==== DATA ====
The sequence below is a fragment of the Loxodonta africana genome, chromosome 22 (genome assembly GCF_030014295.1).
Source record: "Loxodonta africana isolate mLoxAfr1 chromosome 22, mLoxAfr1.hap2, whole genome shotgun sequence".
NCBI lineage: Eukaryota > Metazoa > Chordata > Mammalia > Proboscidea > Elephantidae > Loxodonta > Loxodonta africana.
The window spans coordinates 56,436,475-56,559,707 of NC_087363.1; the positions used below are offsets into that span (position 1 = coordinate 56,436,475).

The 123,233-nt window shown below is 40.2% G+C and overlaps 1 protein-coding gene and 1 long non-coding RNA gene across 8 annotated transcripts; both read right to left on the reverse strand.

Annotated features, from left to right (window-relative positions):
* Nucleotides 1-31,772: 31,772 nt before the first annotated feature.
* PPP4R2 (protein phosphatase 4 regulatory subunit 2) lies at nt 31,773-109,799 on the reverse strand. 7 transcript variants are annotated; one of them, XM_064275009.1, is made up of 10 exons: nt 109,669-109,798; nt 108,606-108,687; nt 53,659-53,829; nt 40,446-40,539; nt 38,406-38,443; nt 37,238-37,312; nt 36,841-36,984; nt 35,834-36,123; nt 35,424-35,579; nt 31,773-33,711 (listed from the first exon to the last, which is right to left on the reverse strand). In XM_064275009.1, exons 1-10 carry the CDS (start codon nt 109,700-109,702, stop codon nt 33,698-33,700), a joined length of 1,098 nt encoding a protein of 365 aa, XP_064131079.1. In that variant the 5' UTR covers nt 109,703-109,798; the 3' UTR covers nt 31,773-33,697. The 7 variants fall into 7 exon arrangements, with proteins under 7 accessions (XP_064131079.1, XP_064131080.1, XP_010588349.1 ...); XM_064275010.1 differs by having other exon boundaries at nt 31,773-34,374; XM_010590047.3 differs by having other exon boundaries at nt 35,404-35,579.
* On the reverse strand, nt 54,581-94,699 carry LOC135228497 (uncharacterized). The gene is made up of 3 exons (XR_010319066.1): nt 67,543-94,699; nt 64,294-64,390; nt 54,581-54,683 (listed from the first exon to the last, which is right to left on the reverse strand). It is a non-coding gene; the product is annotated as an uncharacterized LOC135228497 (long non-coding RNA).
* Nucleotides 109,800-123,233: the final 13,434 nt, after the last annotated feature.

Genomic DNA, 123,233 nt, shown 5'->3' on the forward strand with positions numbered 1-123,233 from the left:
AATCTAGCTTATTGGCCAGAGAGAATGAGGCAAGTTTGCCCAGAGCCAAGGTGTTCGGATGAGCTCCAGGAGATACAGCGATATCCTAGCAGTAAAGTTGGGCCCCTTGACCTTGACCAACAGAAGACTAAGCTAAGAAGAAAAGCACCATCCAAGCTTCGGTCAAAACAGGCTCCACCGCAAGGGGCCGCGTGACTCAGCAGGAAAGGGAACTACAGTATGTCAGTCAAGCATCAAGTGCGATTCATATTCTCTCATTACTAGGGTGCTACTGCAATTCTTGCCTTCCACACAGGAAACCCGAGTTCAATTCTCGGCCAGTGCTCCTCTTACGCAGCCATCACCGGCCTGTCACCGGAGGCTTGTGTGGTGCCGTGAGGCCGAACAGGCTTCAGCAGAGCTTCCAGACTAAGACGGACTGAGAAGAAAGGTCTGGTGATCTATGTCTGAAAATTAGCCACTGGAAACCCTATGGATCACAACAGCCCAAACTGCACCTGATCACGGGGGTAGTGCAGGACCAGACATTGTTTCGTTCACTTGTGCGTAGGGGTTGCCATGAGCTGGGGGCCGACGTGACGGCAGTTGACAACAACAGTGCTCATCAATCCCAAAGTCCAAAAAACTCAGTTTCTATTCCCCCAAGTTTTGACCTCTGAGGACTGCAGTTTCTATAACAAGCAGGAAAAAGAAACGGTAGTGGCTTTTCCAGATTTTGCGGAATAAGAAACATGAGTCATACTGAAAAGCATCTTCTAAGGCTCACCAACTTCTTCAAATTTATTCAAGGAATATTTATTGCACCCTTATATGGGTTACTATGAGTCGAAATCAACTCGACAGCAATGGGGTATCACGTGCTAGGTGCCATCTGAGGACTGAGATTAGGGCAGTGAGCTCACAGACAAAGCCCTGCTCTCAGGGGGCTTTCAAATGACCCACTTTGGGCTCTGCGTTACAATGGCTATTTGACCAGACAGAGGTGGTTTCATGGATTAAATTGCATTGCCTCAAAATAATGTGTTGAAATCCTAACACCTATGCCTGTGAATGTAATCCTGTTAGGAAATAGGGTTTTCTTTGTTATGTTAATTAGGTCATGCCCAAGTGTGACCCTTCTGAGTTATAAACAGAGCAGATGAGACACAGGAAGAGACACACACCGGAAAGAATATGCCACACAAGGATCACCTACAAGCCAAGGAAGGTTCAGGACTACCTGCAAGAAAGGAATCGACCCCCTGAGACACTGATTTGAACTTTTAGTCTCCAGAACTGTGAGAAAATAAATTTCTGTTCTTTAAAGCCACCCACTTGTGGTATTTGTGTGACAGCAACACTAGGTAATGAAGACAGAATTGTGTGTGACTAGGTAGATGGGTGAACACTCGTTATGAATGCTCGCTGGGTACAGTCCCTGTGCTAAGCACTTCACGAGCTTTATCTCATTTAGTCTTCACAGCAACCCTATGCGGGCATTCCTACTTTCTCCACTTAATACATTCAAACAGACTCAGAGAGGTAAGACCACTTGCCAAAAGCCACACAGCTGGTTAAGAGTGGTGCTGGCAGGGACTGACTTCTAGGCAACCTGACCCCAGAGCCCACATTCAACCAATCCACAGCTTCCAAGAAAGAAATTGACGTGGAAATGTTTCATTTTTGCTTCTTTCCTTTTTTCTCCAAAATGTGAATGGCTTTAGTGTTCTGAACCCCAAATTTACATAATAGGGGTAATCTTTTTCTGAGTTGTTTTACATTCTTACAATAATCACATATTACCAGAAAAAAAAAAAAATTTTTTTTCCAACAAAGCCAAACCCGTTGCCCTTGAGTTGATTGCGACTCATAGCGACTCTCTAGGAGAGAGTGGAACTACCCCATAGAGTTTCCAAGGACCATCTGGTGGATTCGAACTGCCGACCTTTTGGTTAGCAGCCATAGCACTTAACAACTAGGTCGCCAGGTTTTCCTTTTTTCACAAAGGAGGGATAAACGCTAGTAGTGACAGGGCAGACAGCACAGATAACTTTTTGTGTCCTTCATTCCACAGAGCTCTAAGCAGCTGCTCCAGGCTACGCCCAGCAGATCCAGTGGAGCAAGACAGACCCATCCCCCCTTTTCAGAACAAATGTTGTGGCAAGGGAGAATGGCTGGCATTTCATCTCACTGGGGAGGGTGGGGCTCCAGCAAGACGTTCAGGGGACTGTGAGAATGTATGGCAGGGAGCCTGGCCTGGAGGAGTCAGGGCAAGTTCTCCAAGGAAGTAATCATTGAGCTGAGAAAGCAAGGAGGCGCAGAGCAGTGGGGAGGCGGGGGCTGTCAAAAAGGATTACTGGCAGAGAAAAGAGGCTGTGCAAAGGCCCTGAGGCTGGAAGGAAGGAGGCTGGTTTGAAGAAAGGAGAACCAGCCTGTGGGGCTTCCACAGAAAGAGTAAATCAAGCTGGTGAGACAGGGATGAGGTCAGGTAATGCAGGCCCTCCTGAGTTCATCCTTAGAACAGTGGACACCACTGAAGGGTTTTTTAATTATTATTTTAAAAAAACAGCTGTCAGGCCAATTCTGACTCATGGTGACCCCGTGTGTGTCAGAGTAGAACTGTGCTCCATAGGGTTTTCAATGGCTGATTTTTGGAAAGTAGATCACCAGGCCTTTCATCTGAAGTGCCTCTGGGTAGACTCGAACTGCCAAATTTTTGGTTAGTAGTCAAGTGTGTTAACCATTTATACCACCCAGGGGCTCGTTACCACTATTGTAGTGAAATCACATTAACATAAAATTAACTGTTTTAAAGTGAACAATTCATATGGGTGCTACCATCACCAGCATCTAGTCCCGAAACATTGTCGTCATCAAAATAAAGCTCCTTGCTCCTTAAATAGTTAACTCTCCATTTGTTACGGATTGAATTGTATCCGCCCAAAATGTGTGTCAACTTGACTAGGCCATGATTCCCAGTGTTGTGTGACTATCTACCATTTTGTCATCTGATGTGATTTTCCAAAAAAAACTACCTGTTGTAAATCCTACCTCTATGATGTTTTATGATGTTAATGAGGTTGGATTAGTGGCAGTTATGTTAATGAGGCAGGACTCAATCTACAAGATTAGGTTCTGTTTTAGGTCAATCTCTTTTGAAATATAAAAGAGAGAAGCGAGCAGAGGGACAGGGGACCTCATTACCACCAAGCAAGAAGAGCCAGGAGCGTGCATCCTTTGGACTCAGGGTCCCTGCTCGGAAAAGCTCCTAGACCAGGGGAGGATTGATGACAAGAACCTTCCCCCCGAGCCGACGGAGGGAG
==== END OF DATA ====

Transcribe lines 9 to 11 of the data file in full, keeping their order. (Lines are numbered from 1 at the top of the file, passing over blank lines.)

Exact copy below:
* On the reverse strand, nt 54,581-94,699 carry LOC135228497 (uncharacterized). The gene is made up of 3 exons (XR_010319066.1): nt 67,543-94,699; nt 64,294-64,390; nt 54,581-54,683 (listed from the first exon to the last, which is right to left on the reverse strand). It is a non-coding gene; the product is annotated as an uncharacterized LOC135228497 (long non-coding RNA).
* Nucleotides 109,800-123,233: the final 13,434 nt, after the last annotated feature.

Genomic DNA, 123,233 nt, shown 5'->3' on the forward strand with positions numbered 1-123,233 from the left: